I asked about that issue. Apparently it is technically possible to match votes to people however you need a court order to get hold of the records.

    The purpose of this is for the detection of fraud. If it was not possible then I would not be able (even theoretically) to check that my vote had been counted correctly.

    Modern computerised systems for voting, especially those built on a strong cryptographic framework to ensure that results can not be tampered with, include features that allow a voter to confirm that their vote has been correctly registered. This corresponds to the current system in that it is not anonymous.

  • Comment number 4.

    Interesting point about the audit trail for looking into fraud. However, I was just trying to imagine the experience of having to state your choice publicly, either out loud or by writing it on an open register. Before the secret ballot I imagine it would only have taken a few of the less savoury local characters loitering near the polling station to change the minds of quite a few 'undecided voters'.

    @ctnguy - Thanks for correcting me. And I like the idea of having the first party on the ballot randomly selected. But why then run backwards alphabetically for the rest of the parties? Was that a new feature of the ballot in 1994? And if it's alphabetical (in whichever direction) how is the ANC in the middle? That's probably too many questions. Isn't it?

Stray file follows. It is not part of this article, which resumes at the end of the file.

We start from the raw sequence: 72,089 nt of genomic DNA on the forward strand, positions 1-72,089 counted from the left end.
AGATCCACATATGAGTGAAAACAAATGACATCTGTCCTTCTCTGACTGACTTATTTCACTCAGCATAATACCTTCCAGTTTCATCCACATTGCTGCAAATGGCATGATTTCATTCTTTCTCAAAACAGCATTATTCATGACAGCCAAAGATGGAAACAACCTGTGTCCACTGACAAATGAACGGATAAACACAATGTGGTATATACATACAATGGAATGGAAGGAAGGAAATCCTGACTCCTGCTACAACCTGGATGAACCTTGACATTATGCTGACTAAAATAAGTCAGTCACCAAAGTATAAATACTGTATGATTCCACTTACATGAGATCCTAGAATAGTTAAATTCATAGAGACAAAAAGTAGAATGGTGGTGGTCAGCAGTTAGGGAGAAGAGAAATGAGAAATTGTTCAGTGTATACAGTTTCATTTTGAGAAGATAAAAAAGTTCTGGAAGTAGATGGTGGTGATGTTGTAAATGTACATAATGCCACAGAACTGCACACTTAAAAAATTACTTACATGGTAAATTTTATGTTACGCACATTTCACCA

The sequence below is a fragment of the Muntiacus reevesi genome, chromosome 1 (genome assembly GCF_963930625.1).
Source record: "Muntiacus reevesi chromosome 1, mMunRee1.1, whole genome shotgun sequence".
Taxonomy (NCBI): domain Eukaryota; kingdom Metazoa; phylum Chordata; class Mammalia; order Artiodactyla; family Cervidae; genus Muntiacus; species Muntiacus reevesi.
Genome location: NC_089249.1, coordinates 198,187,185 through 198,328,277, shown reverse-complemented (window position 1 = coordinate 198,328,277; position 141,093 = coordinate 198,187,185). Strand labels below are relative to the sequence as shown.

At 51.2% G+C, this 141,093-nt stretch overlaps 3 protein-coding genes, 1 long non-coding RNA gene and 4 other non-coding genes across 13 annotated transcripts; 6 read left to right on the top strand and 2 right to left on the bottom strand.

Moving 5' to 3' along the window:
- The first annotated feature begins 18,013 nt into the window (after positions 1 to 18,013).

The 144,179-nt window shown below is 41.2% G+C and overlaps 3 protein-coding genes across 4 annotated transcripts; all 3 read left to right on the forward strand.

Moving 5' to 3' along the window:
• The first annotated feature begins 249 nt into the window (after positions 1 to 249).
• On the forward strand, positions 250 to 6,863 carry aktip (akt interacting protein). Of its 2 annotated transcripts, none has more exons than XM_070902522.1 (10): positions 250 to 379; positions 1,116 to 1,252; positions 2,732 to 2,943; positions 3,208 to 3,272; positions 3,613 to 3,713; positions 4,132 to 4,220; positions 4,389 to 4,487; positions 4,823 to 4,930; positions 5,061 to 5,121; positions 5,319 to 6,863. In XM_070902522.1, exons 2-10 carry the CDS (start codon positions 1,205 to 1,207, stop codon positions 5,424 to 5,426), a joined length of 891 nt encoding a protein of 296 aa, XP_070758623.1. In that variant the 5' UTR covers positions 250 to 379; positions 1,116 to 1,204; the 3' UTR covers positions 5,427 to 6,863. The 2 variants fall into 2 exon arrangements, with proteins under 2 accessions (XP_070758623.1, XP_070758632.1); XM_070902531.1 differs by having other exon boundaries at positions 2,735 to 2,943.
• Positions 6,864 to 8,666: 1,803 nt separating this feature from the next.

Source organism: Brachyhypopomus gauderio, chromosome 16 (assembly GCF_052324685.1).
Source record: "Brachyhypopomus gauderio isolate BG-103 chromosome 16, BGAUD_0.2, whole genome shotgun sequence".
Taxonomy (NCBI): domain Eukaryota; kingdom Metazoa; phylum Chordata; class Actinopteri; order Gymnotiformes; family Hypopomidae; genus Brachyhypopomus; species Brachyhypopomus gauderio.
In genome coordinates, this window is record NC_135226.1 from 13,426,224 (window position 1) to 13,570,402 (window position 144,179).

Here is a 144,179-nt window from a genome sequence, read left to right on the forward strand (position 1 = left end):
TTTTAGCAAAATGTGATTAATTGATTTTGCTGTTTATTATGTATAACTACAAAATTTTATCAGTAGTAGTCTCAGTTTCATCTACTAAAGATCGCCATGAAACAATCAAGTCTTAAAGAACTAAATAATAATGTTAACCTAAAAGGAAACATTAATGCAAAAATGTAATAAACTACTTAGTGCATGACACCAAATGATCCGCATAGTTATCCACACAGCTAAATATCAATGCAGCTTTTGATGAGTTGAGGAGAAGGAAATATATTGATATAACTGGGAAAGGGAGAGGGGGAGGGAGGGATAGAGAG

Paul - Blog editor

  • Comment number 5.

    @Paul - sorry, perhaps I wasn't terribly clear. The first party is chosen at random, and then it goes in the normal alphabetical order from that party to the party that would be last in a normal alphabetical list. Then it starts from the party that would be first in a normal alphabetical list and goes also in the normal alphabetical order until all the parties are listed.

    Think of taking an ordinary alphabetic list of the parties and cutting it at a random place, and then taking the two sublists that are produced and swapping them. Actually, it's probably easier to just link to a clearer image of the 1994 ballot - there's one at

    In the 1994 election there was a bit of a wrinkle - the Inkatha Freedom Party initially wasn't going to take part in the election, but decided shortly before that it would. The ballot papers had already been printed, so a line for the IFP had to be manually pasted on to each ballot paper.

    Before 1994, South Africa had a FPTP constituency system; I don't know how the ballot papers were ordered back then. But the whole electoral system was completely replaced, so it's quite possible that the ordering was one of the new innovations.

    @FelixO - the cryptographic systems usually allow the voter to be sure that their vote was counted, without allowing them to prove to anyone else who they voted for.

  • Comment number 6.

    Hunger is not her aunt - a calm. Here we are Russian! Unfortunately I did not have big problems with English.

  • Comment number 7.

    All this user's posts have been removed.Why?

  • Comment number 8.

    All this user's posts have been removed.Why?


BBC © 2014 The BBC is not responsible for the content of external sites. Read more.

This page is best viewed in an up-to-date web browser with style sheets (CSS) enabled. While you will be able to view the content of this page in your current browser, you will not be able to get the full visual experience. Please consider upgrading your browser software or enabling style sheets (CSS) if you are able to do so.